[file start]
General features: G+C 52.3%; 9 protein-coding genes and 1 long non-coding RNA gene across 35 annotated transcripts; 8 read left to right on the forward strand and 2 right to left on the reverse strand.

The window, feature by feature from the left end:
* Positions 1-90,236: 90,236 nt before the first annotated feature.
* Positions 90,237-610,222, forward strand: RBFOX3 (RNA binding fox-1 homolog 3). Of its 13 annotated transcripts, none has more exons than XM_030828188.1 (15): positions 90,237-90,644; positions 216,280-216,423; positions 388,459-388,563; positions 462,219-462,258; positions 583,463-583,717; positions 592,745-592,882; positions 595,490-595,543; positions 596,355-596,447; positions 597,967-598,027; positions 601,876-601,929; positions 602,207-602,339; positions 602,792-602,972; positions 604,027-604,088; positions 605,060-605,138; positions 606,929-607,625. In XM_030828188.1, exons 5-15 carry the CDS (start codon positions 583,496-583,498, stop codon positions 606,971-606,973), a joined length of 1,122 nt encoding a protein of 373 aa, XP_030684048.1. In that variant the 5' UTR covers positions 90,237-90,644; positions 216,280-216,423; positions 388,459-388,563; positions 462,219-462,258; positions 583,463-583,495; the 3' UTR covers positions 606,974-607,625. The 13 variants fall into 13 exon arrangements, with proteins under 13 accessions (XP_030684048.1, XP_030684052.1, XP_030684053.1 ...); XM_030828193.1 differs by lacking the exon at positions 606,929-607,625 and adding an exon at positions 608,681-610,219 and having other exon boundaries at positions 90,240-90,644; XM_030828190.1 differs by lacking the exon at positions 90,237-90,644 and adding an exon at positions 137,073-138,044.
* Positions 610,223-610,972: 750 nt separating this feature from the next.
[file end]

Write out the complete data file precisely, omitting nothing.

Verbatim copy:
General features: G+C 52.3%; 9 protein-coding genes and 1 long non-coding RNA gene across 35 annotated transcripts; 8 read left to right on the forward strand and 2 right to left on the reverse strand.

The window, feature by feature from the left end:
* Positions 1-90,236: 90,236 nt before the first annotated feature.
* Positions 90,237-610,222, forward strand: RBFOX3 (RNA binding fox-1 homolog 3). Of its 13 annotated transcripts, none has more exons than XM_030828188.1 (15): positions 90,237-90,644; positions 216,280-216,423; positions 388,459-388,563; positions 462,219-462,258; positions 583,463-583,717; positions 592,745-592,882; positions 595,490-595,543; positions 596,355-596,447; positions 597,967-598,027; positions 601,876-601,929; positions 602,207-602,339; positions 602,792-602,972; positions 604,027-604,088; positions 605,060-605,138; positions 606,929-607,625. In XM_030828188.1, exons 5-15 carry the CDS (start codon positions 583,496-583,498, stop codon positions 606,971-606,973), a joined length of 1,122 nt encoding a protein of 373 aa, XP_030684048.1. In that variant the 5' UTR covers positions 90,237-90,644; positions 216,280-216,423; positions 388,459-388,563; positions 462,219-462,258; positions 583,463-583,495; the 3' UTR covers positions 606,974-607,625. The 13 variants fall into 13 exon arrangements, with proteins under 13 accessions (XP_030684048.1, XP_030684052.1, XP_030684053.1 ...); XM_030828193.1 differs by lacking the exon at positions 606,929-607,625 and adding an exon at positions 608,681-610,219 and having other exon boundaries at positions 90,240-90,644; XM_030828190.1 differs by lacking the exon at positions 90,237-90,644 and adding an exon at positions 137,073-138,044.
* Positions 610,223-610,972: 750 nt separating this feature from the next.